Director: Tim Burton
Starring Mia Wasikowska, Helena Bonham Carter, Anne Hathaway, Crispin Glover, Michael Sheen, Johnny Depp, Alan Rickman
There was the book, Alice in Wonderland. This movie isn’t about that, so much. Then there was the book, Through The Looking Glass, and, What Alice Found There. This movie isn’t about that, so much, either. Walt Disney somewhat combined the two with the 1951 animated film, Alice In Wonderland. Tim Burton’s Disney movie could almost be considered a sequel by me, to that film. Burton does not consider it a sequel, or a re-imagining. It is just an extension of the Jabberwocky poem. Whatever. The whole thing seems like a wacked-out mess, really. But that’s alright.
So this movie starts with a 13 year old Alice telling her father about these recurring dreams she has of Wonderland. Her father tells her to give herself a pinch whenever she feels she is in the dream, and she will pop right out of it. Forward 6 years to a now 19 year old and fatherless Alice (beautifully and intelligently played by Wasikowska) facing an impending and assumed marriage to a gasbag. Her sister’s husband is a slimeball, her mother is broke and desperate, everyone around her seems to not understand her. This, of course, is very hard to believe in a Tim Burton film. He never plays that card.
So, she follows the rabbit down the hole once more. She falls seemingly forever once more. Drinks potions to get smaller, eats cakes to get bigger, etc. Along the way, several eccentric but all too familiar characters wonder aloud if she is “…the right Alice.” Of course she is the right Alice, she says, as this is her dream. She pinches herself. She does not wake up. Uh-oh…if she doesn’t get out of here soon, she will have to meet Johnny Depp in contacts and a crazy-ass wig. Ugh…
So first she consults Absolem, who sounds an awful lot like a guy who had the “benefits of a classical education,” for a hookah-smoking caterpillar. He decides that she is “not hardly Alice.” Not hardly? I can’t hardly guess what is going to happen here.
So, this is the point for her band of wacky animals and bugs to be dispersed by a Bandersnatch. A lot of them are captured by the Red Queen. Alice ends up getting even smaller, conveniently, to escape from the Knave of Hearts, who is played by Crispin Glover, suprisingly dressed in men’s clothing, for a change. Helping her escape is the Mad Hatter an almost completely unrecognizable Depp, in the afore-mentioned wig and contacts. Does it matter that I don’t remember the Mad Hatter this way? Probably not, but I am sure that the movie being made by Burton and Depp was contingent upon letting them raid the wardrobe of Too Wong Foo.
So the Mad Hatter is sad. The Mad Hatter is not dancing some irritatingly-named dance. The Mad Hatter is somewhat mad, meaning angry, of course. Why? Because the set of Wonderland looks like it was borrowed, like the plot, from Return To Oz. The last time I remember a movie opening this bleak was when David Fincher valiantly tried to rise above every major character except Ripley being killed or dissembled at the beginning of Alien3. But that was not his fault. He inherited a movie with 12 different screenplays molded into one. Tim Burton only had Linda Woolverton working off of Lewis Carroll’s characters here. He chose this “colorful” bleakness. Whatever.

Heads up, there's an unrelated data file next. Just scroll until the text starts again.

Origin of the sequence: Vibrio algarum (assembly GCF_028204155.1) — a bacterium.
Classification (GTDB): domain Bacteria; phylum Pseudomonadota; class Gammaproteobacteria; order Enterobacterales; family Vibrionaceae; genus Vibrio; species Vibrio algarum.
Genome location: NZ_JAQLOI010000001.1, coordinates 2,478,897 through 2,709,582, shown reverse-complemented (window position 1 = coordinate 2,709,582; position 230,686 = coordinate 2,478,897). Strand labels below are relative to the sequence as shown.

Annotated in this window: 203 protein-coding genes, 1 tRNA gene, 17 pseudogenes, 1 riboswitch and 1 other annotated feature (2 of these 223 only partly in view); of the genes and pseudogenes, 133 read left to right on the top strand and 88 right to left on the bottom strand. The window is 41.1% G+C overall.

So the Red Queen is mean. The Knave of Hearts, an opportunist. Everyone kisses her butt, of course, and still she shouts “off with their heads!” way too often. Bonham-Carter plays this role with relish. Glover grovels a lot. All the little animals wince accordingly. No one loses their heads.
So, enough with the plot. I would not want to give too much of that away. Even though the rear-end of themovie is reduced to a wacky version of Braveheart, there is enough here to enjoy, if your sights are set on visuals and not depth of story and character.
So, for the characters, Mia Wasikowska gives Alice the right gravitas. I get the feeling of her being on the edge of a dream, and never fully committing until necessary. That is her job, though, along with showing decency. Wasikowska, who is possibly the most intelligent looking beauty since Kate Winslet, looks like she could do some real damage with the right script. Hathaway is delightfully vacant, playing the White Queen as well as I imagined it. Depp is wasted here. I get the feeling that they replaced the Mad Hatter from the stories and instead we get some sad Willy Wonka costume castoff who keeps threatening to go nuts, when the plot wavers. But it is that feigned lunacy that gives the plot its weakest moments. The Mad Hatter was just one of many characters in the books and movies. Here he is pumped up, mainly to justify using Depp to draw in Depp fans.
So, last but not least, Tim Burton. We have reached the stage where anything in movies can be made real with a camera attached to a pc. This is no exception. There are many amazing visuals here. Foremost among them, The Chesire Cat. A visual spectacle and an amazing character. This is the linchpin for the movie. All events hinge on its ambiguous involvement in the story. And it is well played. Absolutely seamless visually, and delightfully non-committal in portrayal. Along with Alice, this is the best thing about the film. Other animal characters are suitably humanized for the movie, presenting an odd dichotomy. What happens when the animals seem more lifelike, or human, than the characters played by humans? That’s right, you get a Star Wars prequel. Fun, but not the right kind of fun.
So, all told, the movie is not bad. Not great. Sort of good. If the movie seems a little short, it’s because the script gave out somewhere around the Mad Hatter’s escape. It makes me wish Burton had been bound to a contract that gave him less access to script, but the same amount of visual spectacle.
(**1/2 out of *****)